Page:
Harvard is a parenthetical author-date reference system. Harvard reference style originates from Harvard University, where a professor of zoology in the 1880s first used parenthetical references.
Although there seems to be some ambiguity as to the exact origin of what is now referred to as the Harvard style of referencing, an article in the British Medical Journal sheds some light on the issue:
- Chernin, E. (1988). The 'Harvard system': A mystery dispelled. British Medical Journal, 297, 1062-1063. Retrieved from http://www.ncbi.nlm.nih.gov/pmc/articles/PMC1834803/pdf/bmj00308-0078.pdf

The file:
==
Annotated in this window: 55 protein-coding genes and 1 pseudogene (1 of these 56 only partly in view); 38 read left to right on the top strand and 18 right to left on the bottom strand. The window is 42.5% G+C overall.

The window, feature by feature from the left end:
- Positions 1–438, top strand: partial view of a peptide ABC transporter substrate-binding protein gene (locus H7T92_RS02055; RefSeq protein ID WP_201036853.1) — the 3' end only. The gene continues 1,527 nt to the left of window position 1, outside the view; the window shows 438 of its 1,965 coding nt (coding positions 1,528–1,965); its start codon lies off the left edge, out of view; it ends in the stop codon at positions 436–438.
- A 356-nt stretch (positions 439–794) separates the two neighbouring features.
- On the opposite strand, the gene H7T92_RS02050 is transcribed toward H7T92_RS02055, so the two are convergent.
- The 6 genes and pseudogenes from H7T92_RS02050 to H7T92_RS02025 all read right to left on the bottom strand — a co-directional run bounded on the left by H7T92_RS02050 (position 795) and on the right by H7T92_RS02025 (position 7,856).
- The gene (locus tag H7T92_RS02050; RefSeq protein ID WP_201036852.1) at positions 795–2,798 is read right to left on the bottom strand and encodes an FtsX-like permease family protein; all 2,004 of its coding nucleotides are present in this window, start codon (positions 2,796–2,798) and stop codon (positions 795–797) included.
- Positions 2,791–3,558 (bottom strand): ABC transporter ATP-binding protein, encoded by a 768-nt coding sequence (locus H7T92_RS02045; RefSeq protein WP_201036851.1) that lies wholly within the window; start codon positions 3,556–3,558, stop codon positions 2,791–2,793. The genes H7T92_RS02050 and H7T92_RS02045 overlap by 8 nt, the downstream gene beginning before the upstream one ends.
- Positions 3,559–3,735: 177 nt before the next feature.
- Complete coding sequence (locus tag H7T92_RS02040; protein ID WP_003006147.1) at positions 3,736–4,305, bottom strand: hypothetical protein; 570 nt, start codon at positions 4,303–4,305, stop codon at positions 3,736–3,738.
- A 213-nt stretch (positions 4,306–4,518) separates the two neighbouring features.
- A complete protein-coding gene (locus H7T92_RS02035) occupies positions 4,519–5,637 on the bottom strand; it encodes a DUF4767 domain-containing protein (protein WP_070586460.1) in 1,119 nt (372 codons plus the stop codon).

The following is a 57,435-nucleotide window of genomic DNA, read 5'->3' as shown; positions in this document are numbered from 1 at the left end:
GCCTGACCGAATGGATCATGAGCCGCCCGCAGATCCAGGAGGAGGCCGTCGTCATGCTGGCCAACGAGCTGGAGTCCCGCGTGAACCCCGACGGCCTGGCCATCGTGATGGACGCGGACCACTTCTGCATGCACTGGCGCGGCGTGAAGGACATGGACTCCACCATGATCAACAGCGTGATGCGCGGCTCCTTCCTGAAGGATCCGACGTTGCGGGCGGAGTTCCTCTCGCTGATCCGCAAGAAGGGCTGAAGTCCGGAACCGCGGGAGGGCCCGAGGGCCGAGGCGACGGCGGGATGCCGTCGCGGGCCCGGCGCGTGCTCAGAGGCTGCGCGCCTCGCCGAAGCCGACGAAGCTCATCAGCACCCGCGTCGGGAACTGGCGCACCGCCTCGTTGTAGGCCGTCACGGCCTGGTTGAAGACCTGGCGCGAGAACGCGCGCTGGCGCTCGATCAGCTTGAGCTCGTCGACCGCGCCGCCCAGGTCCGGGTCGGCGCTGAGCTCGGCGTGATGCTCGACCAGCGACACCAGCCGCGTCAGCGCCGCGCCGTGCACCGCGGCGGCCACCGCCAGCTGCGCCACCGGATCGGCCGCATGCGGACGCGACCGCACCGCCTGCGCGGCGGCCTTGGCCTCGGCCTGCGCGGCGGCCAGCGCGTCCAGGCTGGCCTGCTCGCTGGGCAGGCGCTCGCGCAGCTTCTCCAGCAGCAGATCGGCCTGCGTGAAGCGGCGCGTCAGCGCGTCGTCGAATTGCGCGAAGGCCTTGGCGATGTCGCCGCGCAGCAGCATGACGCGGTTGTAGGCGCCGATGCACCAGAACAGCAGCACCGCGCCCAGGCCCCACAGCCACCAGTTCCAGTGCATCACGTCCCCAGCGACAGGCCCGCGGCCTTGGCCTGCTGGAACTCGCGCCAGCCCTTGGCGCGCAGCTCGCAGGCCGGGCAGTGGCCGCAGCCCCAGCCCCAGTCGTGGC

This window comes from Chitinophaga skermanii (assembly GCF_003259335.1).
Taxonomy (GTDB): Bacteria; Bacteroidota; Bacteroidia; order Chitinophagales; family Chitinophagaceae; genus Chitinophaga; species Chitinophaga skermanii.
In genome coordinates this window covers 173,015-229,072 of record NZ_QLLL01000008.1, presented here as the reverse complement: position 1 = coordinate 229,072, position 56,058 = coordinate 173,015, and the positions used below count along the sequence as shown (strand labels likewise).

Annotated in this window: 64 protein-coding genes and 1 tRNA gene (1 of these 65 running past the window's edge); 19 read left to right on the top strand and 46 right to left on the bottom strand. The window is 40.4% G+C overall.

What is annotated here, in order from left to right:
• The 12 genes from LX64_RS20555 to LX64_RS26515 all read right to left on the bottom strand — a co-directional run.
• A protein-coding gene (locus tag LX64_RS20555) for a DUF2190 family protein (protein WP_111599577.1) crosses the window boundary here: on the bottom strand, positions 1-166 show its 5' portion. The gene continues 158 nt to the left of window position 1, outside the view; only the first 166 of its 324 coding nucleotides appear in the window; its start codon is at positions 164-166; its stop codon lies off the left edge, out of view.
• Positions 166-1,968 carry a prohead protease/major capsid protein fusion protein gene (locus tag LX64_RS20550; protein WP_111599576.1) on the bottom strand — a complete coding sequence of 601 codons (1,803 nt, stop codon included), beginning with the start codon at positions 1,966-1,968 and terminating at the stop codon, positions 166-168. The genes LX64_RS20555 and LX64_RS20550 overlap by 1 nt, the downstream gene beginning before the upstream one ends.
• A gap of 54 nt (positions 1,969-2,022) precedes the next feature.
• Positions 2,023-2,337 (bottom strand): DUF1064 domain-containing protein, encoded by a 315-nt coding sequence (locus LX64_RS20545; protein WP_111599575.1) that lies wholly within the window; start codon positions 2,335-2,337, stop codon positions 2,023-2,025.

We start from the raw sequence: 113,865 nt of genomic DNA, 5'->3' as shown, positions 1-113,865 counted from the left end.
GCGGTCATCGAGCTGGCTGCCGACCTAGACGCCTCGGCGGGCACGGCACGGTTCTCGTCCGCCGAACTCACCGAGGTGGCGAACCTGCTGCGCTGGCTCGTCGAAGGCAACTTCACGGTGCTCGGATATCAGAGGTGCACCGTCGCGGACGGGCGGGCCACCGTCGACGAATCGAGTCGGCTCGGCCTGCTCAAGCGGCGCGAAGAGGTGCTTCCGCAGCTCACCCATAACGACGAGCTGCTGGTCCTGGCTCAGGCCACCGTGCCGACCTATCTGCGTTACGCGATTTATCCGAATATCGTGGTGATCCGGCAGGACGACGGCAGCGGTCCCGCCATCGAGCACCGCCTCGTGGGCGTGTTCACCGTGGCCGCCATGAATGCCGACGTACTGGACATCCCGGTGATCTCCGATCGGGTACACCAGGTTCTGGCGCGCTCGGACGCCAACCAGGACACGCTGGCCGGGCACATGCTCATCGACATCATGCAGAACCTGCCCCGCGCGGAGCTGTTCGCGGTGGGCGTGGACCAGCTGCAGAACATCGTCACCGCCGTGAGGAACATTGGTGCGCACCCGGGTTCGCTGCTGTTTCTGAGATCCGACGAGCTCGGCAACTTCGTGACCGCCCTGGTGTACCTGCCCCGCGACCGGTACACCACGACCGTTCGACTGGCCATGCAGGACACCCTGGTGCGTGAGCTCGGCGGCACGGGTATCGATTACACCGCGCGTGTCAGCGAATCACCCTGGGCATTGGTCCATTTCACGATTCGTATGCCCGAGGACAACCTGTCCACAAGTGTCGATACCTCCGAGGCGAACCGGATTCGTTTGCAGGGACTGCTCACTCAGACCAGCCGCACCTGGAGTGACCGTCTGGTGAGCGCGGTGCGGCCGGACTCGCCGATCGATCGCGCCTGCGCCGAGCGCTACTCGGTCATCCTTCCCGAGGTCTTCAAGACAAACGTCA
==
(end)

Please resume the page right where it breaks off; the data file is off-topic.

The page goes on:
What is Harvard style?
Most reference styles are based on manuals published by scholarly associations or by publishing companies. This is not the case with Harvard, and, consequently, there are not one but several versions of Harvard style. The differences between the different versions are small and mainly concern the use of punctuation. When guidelines within the same reference style differ, as is the case with Harvard, it is important to pay attention to consistency. This means that although the use of punctuation may differ between style manuals, writers must always be consistent within their texts.